A personal fragment of Derek Walcott

Herb Boyd | 3/23/2017, 11:05 a.m.
Rightfully, and hopefully passionately, there will be a flurry of encomiums for the poet Derek Walcott, who died March 17 ...
Derek Walcott Contributed

Rightfully, and hopefully passionately, there will be a flurry of encomiums for the poet Derek Walcott, who died March 17 in his native island of St. Lucia, which figured so “phosphorous,” to paraphrase one of his favorite words, in his poetry. He was 87.

I defer to those tributes, many from writers, colleagues and students who knew him much better than I, although I had several fleeting moments with him. The last occurred three or four years ago outside a building at New York University where he taught. I reminded him of a distant memory in Trinidad, but it was much too distant for him to recall.

It was unfair for “a nobody” to toss a brief moment to a man of such prominence, but he was gracious, and upon parting he compared my looks to the poet Yusef Komunyakaa, one of his colleagues at the university. He then quickly resumed his stride and vanished into the corridors of the building.

As he walked away, my mind zoomed back to those few days I spent with him in Port of Spain, where he was rehearsing a production of his play “Dream on Monkey Mountain.” I had been invited by the late Wilbert Holder, the play’s lead performer. Walcott always arrived at the theater with a flair, accompanied by a beautiful woman, and after going over his notes, with Wilbert and Tony Hall, they were ready to begin.

As in many of his poems, Walcott moved the performers with easy instructions, and after an hour or so, there was a suspension in which they would chat about the sequences, nibble on some fruit and talk about the next scenes.

I listened while he talked about his expectations. The tangy lilt of his voice stays with me to this day, and it was often summoned during the reading of his poems. That melodious, deliberate cadence can be heard at the Library of Congress website where he read his poems in 1986. Or listen to his Nobel Prize lecture from Dec. 7, 1992, a nearly hour-long speech with a disposition of language and “fragmented memory” of Felicity, a town in Trinidad.

“On a heat-stoned afternoon in Port of Spain,” Walcott recited, “some alley white with glare, with love vine spilling over a fence, palms and a hazed mountain appear around a corner to the evocation of Vaughn or Herbert’s ‘that shady city of palm-trees,’ or to the memory of a Hammond organ from a wooden chapel in Castries, where the congregation sang ‘Jerusalem, the Golden.’”

To hear again Walcott’s voice, his precise intonation, particularly the way he referenced the Castries, reminded me of my only visit to St. Lucia, where we stayed at the Anse Chastanet not too far from Jade Mountain. Whenever I walked the road to town I thought of Walcott, dreaming of bumping into him and resuming a “fragmented moment.”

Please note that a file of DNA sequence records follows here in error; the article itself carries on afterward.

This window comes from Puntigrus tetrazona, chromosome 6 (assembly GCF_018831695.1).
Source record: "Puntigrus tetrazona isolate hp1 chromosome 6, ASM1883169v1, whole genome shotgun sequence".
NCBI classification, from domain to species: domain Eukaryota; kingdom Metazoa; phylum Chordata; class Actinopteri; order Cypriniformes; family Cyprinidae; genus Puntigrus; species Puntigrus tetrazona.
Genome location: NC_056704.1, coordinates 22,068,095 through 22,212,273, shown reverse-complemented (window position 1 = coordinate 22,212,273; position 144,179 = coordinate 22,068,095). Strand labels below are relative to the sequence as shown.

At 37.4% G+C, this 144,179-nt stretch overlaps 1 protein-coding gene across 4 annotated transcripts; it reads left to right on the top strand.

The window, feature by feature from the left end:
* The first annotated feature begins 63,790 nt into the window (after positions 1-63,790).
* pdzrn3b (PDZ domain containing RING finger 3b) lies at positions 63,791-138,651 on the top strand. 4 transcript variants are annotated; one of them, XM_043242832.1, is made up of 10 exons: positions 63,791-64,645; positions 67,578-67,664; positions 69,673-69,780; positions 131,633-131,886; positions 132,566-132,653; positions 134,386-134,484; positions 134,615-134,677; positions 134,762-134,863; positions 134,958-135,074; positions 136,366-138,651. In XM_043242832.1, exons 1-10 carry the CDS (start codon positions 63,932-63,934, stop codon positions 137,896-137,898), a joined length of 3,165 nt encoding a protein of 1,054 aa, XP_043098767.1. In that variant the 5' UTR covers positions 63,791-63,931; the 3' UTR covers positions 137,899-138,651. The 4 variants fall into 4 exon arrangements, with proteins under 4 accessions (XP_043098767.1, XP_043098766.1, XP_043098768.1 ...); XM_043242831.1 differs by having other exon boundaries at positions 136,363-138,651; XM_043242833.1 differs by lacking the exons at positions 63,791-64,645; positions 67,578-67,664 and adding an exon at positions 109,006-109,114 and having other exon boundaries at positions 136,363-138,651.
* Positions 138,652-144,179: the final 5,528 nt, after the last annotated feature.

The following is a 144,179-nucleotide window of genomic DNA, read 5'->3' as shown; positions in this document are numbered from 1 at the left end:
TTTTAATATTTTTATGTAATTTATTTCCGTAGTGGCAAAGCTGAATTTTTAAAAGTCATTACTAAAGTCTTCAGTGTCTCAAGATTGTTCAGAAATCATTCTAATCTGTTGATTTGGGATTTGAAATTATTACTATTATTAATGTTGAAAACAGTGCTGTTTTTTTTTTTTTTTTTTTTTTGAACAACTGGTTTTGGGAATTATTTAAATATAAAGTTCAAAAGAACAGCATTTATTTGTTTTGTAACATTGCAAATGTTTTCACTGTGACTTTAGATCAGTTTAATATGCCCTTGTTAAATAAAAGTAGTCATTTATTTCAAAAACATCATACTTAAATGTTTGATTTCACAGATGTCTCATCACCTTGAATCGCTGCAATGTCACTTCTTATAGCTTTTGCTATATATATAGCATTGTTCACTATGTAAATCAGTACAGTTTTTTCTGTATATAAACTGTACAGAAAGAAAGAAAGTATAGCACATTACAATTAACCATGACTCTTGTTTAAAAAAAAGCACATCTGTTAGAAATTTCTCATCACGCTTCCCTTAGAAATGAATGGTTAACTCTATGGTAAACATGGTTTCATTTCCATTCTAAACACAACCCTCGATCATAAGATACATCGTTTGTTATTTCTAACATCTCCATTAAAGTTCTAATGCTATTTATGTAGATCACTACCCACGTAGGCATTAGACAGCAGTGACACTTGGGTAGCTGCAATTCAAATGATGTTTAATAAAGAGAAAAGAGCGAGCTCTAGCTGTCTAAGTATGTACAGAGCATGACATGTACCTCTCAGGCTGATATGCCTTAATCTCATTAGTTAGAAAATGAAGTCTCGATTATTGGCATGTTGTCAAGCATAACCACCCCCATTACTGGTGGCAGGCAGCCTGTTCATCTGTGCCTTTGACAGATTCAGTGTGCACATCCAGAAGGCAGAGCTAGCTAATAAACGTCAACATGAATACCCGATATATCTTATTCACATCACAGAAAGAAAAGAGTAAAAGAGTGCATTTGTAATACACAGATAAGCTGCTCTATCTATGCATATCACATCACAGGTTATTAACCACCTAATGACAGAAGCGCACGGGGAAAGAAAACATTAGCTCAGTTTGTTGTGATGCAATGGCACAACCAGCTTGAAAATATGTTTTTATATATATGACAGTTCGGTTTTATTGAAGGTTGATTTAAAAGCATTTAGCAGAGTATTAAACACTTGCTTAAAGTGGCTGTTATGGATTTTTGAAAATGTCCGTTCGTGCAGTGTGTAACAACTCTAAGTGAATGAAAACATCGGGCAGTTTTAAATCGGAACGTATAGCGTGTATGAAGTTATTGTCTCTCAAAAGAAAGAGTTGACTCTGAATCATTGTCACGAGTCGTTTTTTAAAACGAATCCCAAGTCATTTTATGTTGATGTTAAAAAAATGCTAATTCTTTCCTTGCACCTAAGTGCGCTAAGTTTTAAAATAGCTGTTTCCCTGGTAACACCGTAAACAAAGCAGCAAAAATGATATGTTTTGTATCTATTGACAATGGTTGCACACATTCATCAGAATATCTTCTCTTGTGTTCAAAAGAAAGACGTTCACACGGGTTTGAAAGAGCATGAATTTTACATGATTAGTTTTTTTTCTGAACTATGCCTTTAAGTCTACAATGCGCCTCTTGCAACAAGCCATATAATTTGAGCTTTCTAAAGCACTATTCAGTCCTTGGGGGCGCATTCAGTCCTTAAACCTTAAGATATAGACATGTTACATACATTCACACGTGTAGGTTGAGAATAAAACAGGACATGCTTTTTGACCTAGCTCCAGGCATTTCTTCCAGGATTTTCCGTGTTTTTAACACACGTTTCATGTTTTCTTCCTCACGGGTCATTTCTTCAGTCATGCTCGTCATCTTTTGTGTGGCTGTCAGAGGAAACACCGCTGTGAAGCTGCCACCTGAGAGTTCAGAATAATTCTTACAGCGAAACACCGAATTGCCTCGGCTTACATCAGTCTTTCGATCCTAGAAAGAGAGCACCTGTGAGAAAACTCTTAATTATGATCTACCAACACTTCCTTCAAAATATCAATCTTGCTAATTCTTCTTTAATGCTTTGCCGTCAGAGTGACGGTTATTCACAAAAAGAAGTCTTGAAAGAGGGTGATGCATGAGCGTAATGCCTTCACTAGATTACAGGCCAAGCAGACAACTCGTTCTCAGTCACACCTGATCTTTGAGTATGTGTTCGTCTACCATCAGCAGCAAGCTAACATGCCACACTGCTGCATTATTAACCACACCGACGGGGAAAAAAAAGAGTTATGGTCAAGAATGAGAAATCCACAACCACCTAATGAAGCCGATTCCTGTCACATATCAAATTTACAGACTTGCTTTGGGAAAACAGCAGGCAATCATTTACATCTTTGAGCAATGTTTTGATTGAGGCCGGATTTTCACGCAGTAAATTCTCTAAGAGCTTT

In his Nobel address, Walcott offered his definition of poetry: “Poetry, which is perfection’s sweat but which must seem as fresh as the raindrops on a statue’s brow, combines the natural and the marmoreal; it conjugates both tenses simultaneously: the past and the present, if the past is the sculpture and the present the beads of dew or rain on the forehead of the past. There is the buried language and there is the individual vocabulary, and the process of poetry is one of excavation and of self-discovery. Tonally the individual voice is a dialect; it shapes its own accent, its own vocabulary and melody in defiance of an imperial concept of language, the language of Ozymandias, libraries and dictionaries, law courts and critics, and churches, universities, political dogma, the diction of institutions. Poetry is an island that breaks away from the main. The dialects of my archipelago seem as fresh to me as those raindrops on the statue’s forehead, not the sweat made from the classic exertion of frowning marble, but the condensations of a refreshing element, rain and salt.”

Walcott, like Gwendolyn Brooks, was a teenager when he published his first poem. The numerous poems that followed provide a testament, a glorious path of “self-discovery” that he confessed was endless. “I am only one-eighth the writer I might have been had I contained all the fragment of languages of Trinidad,” he said during his Nobel speech.

That “one-eighth,” often as decorous and visually captivating as his watercolors, is more than sufficient and it will take all my remaining years to fully absorb the “sweat of his perfections.”